Study Guide

Howl's Moving Castle Plot Analysis

By Diana Wynne Jones

Plot Analysis

Exposition

Nobody Loves Me, Everybody Hates Me, Guess I'll Go Eat Worms

When Howl's Moving Castle begins, Sophie Hatter believes all of the fairytale clichés she has been told about the eldest child of three being doomed to failure. Even though she loves her sisters, she's getting a good education, and she gets along well with her stepmother Fanny, it just seems inevitable that her youngest sister Martha is going to go off to find fame and fortune and Sophie will be lucky with an ordinary, steady-paying job.

So Sophie settles for a position as an apprentice in her family hat shop, even though she finds it boring, isolating, and depressing. She starts talking to the hats that she makes, which seems to have an odd, even magical effect on them (although Sophie doesn't appear to notice that her talking has any kind of power). The only thing that shakes Sophie out of her depression (oddly) is the arrival of the Witch of the Waste, who transforms her into an old woman to get rid of the competition.

Rising Action

Being Old Is the Best Thing That's Ever Happened to Me

Sophie finds old age surprisingly liberating—she's a lot less nervous about life in general now that her fears about failing because she is the eldest daughter appear to have come true. She doesn't need to worry about it anymore. Still, Sophie doesn't want her family to see her like this, so she leaves Market Chipping.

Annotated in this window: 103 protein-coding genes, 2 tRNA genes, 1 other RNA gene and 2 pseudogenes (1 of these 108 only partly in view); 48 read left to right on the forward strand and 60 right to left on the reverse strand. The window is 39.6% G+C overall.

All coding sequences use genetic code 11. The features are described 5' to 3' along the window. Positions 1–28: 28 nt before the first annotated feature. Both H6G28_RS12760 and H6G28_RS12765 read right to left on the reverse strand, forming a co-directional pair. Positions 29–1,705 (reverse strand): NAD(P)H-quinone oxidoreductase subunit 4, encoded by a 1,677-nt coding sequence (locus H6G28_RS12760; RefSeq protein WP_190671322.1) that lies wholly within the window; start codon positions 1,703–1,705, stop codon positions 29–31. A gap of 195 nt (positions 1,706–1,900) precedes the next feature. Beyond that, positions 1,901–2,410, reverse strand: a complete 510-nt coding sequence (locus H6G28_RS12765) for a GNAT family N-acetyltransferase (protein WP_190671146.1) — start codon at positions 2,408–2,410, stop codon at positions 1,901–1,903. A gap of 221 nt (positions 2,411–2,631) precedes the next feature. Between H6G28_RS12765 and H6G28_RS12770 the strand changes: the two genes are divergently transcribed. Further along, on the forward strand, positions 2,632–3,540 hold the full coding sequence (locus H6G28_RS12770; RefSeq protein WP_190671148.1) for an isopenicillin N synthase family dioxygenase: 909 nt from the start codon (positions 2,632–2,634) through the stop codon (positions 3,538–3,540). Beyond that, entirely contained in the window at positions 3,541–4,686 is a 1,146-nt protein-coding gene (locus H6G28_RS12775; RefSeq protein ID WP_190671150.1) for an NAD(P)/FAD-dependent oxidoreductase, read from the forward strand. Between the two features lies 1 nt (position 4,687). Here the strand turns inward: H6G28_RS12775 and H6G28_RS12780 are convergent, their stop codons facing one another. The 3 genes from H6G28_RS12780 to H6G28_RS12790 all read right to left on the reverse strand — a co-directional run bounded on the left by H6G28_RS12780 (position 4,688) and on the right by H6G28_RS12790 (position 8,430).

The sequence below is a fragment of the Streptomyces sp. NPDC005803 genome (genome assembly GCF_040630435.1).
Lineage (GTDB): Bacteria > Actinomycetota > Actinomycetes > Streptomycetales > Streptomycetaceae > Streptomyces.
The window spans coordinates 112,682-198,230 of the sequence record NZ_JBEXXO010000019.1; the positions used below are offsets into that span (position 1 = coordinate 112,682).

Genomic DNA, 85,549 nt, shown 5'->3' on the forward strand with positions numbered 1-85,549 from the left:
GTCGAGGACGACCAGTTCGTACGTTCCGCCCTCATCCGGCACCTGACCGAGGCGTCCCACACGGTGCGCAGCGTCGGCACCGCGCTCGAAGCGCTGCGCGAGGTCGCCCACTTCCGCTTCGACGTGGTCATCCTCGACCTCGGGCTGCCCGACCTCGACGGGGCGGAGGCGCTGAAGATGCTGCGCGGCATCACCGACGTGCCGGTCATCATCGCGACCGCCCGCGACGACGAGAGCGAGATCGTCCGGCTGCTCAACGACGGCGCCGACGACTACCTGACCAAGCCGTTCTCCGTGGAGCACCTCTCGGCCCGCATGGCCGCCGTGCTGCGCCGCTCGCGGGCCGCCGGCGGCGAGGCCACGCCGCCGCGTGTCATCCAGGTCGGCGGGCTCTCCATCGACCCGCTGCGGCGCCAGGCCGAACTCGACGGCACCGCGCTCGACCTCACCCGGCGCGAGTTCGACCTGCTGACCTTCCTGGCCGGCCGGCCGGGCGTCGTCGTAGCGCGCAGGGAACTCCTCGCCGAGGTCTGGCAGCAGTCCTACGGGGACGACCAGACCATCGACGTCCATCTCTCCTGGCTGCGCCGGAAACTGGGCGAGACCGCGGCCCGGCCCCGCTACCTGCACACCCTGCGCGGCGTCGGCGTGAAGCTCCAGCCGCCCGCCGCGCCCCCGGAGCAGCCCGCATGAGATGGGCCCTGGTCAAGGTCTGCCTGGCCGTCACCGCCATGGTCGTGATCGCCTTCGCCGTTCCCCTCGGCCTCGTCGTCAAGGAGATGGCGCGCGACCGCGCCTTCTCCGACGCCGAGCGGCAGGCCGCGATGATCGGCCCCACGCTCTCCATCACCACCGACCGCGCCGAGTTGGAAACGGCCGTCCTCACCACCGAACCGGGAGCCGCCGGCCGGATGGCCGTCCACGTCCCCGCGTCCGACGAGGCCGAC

Sophie spots the moving castle of the Wizard Howl running close by and decides to hop aboard. Sure Howl has a reputation for eating girls' hearts and stealing their souls, but Sophie isn't a girl anymore, is she? Inside the moving castle, Sophie meets Howl's apprentice Michael and the fire demon Calcifer. And that night, as Sophie sits by the fire, she and Calcifer make a bargain. Calcifer can see that Sophie is under a curse, and he offers to break it for her—but in exchange Sophie has to end the contract binding Calcifer and Howl. Sophie agrees, and decides to stay in the moving castle.

Climax

Howl the Slippery Slitherer-Outer

The next day Howl himself appears. Sophie announces that she is going to be his new cleaning lady, and Howl doesn't say no. He doesn't say yes, either. In fact, Howl hates to commit to anything. And this trait of his personality keeps Sophie bickering with him for the next six-odd chapters, from Chapter Four to Chapter Ten. Sophie sees that Howl is a fickle, unreliable, overly dramatic baby. But she also sees that he can be unexpectedly kind—he never brags or draws attention to the decent things he does, like selling his spells for less than their value to the poor people of Porthaven.

But this slow process of settling in to life at the castle—cleaning, selling spells, helping Michael with his attachment to Sophie's youngest sister Martha, doing her best to prevent the bond between Howl and her middle sister Lettie—suddenly takes a turn when Michael starts practicing a weird spell he thinks Howl left for him. The spell is actually a lost English assignment that came from Howl's nephew Neil.

It turns out that Howl is from our world, and that the Witch of the Waste has somehow used her discovery of his origins to lay a curse on him from Wales. Neil's English teacher Miss Angorian is both (a) lovely, and (b) very interested in this whole spell business Howl's got going on. Sophie despairs that Howl is going to break Lettie's heart and hook up with Miss Angorian to fill the time before the Witch's curse finally takes action. Now that the curse has found Howl, it's just a matter of letting the impossible things in the curse come true, and then it will be too late for Howl.